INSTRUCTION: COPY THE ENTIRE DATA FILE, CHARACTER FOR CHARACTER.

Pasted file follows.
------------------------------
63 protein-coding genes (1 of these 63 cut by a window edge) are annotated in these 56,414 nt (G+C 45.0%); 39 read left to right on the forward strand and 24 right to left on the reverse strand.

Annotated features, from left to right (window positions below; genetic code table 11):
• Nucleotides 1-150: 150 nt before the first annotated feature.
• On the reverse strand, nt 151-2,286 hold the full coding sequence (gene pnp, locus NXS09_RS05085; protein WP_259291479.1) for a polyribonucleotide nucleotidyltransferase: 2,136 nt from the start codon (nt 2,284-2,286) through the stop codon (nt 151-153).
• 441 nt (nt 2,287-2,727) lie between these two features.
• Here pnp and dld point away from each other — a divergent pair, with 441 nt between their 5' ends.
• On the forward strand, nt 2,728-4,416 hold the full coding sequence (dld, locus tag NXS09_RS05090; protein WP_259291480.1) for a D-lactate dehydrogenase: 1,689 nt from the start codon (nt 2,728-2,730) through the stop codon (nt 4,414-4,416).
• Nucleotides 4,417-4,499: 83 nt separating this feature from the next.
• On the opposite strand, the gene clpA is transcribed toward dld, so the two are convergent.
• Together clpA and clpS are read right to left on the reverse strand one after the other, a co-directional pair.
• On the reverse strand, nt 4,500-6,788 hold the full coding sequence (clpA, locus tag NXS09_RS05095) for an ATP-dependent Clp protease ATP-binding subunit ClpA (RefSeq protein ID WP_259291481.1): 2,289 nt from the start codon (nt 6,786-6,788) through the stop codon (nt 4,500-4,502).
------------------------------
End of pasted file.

63 protein-coding genes (1 of these 63 cut by a window edge) are annotated in these 56,414 nt (G+C 45.0%); 39 read left to right on the forward strand and 24 right to left on the reverse strand.

Annotated features, from left to right (window positions below; genetic code table 11):
• Nucleotides 1-150: 150 nt before the first annotated feature.
• On the reverse strand, nt 151-2,286 hold the full coding sequence (gene pnp, locus NXS09_RS05085; protein WP_259291479.1) for a polyribonucleotide nucleotidyltransferase: 2,136 nt from the start codon (nt 2,284-2,286) through the stop codon (nt 151-153).
• 441 nt (nt 2,287-2,727) lie between these two features.
• Here pnp and dld point away from each other — a divergent pair, with 441 nt between their 5' ends.
• On the forward strand, nt 2,728-4,416 hold the full coding sequence (dld, locus tag NXS09_RS05090; protein WP_259291480.1) for a D-lactate dehydrogenase: 1,689 nt from the start codon (nt 2,728-2,730) through the stop codon (nt 4,414-4,416).
• Nucleotides 4,417-4,499: 83 nt separating this feature from the next.
• On the opposite strand, the gene clpA is transcribed toward dld, so the two are convergent.
• Together clpA and clpS are read right to left on the reverse strand one after the other, a co-directional pair.
• On the reverse strand, nt 4,500-6,788 hold the full coding sequence (clpA, locus tag NXS09_RS05095) for an ATP-dependent Clp protease ATP-binding subunit ClpA (RefSeq protein ID WP_259291481.1): 2,289 nt from the start codon (nt 6,786-6,788) through the stop codon (nt 4,500-4,502).